03/30/2009 05:12 am ET Updated May 25, 2011

The Three R's: Roland, Racism and Resignation

The Sun-Times and the Chicago Tribune editorials have called for the resignation of Senator Roland Burris.

I oppose their position. I should hope fraternities, preachers, politicians, teachers, civil rights organizations, unions and the black press would stand up at this time and take a stand for Senator Burris.

Roland's integrity is intact. His public relations machine is not. The whirlwind has been caused by the fact that he started from scratch--no office, no campaign--he started at ground zero. One day, he stood up to be the Illinois senator of the United States. Now, it is time to stand up to the job.

Roland voted for President Obama's stimulus package. His vote was needed for the passing of the bill. Perhaps a Democratic sense is that Burris served his purpose and now he is dispensable.

Ulterior Motives

This is a coveted seat and the Republicans want it badly and so do some Democrats. Look closer. All who are calling for his resignation have vested interests.

Governor Pat Quinnwants to put his own person in the seat. And if we follow Quinn's lead of holding a special election, it would take 180 days to do so and it could cost a bankrupt state $50 million dollars. That's money that we don't have. Does Governor Quinn think the stimulus money would pay for an election? Save it for the next time such an appointment is required.

State Treasurer Alexi Giannoulias was all set to run for the governor's seat, and now he is hot for the Senate. Pundits say he can swing the black vote thus making it easier for him to beat a black candidate. This is President Obama's basketball buddy and he probably thinks he has a leg up for the Senate race. Perhaps he is the Greek Obama.

Illinois State Comptroller Dan Hynes is interested in the seat. Cook County Clerk David Orr is really vocal about Burris. However, in his nearly 20 years in office, he has never spoken out about other political scandals or controversial topics--there have been pay-to-play scandals, affirmative action fronts, family ties, indiscretions and even wrongful deaths. So why is Orr speaking out now?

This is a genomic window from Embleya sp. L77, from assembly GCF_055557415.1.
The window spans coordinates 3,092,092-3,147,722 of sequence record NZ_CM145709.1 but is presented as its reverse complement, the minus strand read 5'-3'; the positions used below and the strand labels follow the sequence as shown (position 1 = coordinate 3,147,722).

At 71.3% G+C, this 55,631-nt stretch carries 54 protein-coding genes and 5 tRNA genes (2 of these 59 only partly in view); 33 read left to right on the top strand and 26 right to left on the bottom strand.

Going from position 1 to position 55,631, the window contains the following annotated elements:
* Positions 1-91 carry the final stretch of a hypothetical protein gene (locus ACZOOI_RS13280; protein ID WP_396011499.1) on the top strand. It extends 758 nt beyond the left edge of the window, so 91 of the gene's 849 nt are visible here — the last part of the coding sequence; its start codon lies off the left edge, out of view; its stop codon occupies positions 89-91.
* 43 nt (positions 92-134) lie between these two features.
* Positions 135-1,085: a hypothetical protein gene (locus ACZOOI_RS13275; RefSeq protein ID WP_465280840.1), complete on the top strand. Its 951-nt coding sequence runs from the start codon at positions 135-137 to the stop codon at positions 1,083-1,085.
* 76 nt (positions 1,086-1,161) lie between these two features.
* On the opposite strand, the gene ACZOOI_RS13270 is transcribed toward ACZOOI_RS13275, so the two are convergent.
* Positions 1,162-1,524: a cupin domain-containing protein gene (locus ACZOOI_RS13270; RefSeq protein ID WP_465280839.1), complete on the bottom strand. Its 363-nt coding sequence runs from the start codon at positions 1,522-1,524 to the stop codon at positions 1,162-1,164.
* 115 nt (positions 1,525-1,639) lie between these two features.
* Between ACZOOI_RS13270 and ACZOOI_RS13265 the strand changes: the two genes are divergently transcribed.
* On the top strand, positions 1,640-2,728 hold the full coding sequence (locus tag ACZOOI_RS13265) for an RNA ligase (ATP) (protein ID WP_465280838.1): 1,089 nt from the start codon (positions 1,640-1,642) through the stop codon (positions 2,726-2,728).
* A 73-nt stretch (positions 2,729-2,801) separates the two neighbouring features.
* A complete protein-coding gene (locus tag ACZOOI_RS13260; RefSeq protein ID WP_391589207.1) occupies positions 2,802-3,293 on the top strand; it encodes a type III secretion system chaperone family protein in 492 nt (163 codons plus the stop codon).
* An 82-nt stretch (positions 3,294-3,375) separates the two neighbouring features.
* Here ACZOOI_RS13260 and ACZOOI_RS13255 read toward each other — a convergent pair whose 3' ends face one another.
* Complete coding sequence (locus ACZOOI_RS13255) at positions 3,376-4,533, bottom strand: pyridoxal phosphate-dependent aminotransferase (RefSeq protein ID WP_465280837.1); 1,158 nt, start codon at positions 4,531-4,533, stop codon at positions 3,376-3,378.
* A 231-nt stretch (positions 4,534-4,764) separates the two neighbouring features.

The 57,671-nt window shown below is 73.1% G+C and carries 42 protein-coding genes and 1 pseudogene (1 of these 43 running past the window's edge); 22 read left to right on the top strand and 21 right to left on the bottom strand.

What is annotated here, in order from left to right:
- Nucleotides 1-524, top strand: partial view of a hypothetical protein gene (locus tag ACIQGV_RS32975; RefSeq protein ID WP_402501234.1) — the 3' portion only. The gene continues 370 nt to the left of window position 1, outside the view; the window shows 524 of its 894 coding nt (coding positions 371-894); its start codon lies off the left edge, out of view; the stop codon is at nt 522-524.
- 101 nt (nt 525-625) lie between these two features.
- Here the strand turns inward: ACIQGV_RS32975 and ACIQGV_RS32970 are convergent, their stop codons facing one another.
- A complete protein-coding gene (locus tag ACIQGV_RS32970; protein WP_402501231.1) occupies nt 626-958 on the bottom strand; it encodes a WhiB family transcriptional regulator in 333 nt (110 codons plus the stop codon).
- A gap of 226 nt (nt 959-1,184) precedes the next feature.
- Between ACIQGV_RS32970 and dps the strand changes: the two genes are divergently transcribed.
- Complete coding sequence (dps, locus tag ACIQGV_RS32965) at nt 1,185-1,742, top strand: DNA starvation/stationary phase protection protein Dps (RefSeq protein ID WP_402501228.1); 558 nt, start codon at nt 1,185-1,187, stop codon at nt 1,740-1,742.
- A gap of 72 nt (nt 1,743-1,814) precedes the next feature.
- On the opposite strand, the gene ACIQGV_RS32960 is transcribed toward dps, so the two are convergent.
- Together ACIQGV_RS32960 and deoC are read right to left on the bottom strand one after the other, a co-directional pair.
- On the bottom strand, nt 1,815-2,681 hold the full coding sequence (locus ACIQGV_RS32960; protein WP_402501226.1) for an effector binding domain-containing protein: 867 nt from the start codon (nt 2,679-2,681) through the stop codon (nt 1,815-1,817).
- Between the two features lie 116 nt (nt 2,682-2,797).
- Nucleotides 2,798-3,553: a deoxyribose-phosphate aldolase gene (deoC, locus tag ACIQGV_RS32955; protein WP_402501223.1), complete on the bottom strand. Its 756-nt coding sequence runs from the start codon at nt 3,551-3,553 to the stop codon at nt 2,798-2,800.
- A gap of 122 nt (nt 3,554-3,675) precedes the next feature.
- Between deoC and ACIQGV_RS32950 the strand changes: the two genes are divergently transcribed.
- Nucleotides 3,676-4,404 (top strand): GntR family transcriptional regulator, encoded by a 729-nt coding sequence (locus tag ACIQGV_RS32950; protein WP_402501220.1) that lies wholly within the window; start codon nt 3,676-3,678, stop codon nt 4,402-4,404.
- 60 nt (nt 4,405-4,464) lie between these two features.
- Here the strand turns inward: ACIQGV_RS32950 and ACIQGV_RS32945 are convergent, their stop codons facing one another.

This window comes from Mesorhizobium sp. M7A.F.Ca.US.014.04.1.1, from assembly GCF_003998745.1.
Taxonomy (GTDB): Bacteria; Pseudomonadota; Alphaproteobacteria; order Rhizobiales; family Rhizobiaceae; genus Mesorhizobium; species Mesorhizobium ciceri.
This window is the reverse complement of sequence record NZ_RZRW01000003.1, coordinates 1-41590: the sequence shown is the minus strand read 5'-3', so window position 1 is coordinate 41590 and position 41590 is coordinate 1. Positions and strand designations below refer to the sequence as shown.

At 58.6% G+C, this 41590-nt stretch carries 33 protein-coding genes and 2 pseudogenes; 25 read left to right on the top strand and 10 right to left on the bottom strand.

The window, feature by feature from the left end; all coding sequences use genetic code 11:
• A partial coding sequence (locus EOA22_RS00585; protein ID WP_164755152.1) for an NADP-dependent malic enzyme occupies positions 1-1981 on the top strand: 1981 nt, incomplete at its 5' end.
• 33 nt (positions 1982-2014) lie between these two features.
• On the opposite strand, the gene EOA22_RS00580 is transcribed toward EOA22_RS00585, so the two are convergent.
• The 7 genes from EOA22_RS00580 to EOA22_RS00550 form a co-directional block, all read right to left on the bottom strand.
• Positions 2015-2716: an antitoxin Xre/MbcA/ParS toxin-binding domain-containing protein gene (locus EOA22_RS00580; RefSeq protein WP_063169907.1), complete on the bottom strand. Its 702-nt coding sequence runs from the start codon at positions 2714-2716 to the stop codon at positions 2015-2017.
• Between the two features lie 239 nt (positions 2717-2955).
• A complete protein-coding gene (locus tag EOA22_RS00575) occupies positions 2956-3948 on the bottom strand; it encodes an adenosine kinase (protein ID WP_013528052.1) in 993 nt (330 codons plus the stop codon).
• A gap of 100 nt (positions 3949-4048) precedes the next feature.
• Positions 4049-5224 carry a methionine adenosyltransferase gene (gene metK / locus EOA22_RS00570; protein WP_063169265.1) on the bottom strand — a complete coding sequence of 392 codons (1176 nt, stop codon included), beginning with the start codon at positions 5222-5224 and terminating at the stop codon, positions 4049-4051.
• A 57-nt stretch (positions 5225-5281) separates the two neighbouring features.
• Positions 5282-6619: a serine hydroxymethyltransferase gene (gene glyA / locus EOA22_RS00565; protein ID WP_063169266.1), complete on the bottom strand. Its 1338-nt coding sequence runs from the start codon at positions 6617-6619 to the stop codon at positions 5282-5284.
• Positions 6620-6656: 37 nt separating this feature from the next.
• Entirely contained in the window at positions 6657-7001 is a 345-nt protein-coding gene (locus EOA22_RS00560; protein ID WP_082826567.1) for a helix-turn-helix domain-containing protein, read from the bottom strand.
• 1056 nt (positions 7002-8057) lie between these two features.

Give Him a Chance

Roland Burris deserves a fair chance. For all practical purposes, Illinois has been without a full time junior senator for the past three years. And now that we have one, let him do his job. A good Burris trait was demonstrated in his recent vote for the stimulus package. He voted for the package one day and kicked off a Listening Tour to hear from the people of Illinois about the package. On the flipside, senior Senator Dick Durbin came home and went to Greece with Alexi Giannoulias. A political deal in the making, perhaps. Certainly a contrast.

Do You See What I See?
Roland Burris is the only African American in the United States Senate.
Upon taking the office, the press couldn't find dirt on him, so they were creative. They mocked the size of Burris' ego because both of his children are named after him. What's wrong with that? Frank Sinatra did it. As did the Kennedys. Are you egotistical to name your child after yourself or are you a proud parent? How many juniors do you know?

The media have even zeroed-in on Burris' unfinished tombstone in Oak Woods Cemetery. Quirky? Absolutely. But shouldn't we all plan for that ultimate moment? The press has mismanaged Burris and some of it is his own doing. Given that Burris entered the post under former Governor Rod Blagojevich's cloud, he is still subjected to more scrutiny than most--and at least one journalist admits the race-tinged double standard.

After discussing media bias on WVON-AM Talk Radio, Chicago Tribune columnist John Kass asked his fellow journalist Steve Rhodes if accused black candidates are treated differently. Rhodes acknowledged, 'You don't see the same ferocity applied to the Daleys and the Madigans.' Hmmm. Think about it.

The basic difference in the media coverage is that the white politician is assumed to be innocent until proven guilty and the black politician is assumed guilty until proved innocent.
White accused candidates are treated with respect and decency.

The television cameras and print photographers show them in their office, lawyer's office, in the courtroom or in front of the courthouse. Black candidates, however, are ambushed on the street like criminals or they're shown running down the street, clumsily getting out of the shiny new car and in other awkward and/or damning situations.

Images are powerful, and just as powerful are the images that are not seen. Some politicians are never shown in shifty situations--think of Fast Eddie Vrdolyak or even former Governor Ryan--even when the FBI raided the City Hall building, the building and its corridors, were shown, but not Mayor Daley.

Burris' position is under a dark, hanging cloud because he took the appointment from Blagojevich, who was also treated disrespectfully--like a black politician, almost--in the media. If Burris is guilty of perjury, he should be removed from office, as the proper authorities would do. But there is more at play here. Much more.

The Democratic vote is important in Washington at this critical hour. Burris should serve his appointed term. And the people of Illinois should vote their choice at the next election in 2010. That's just my humble opinion.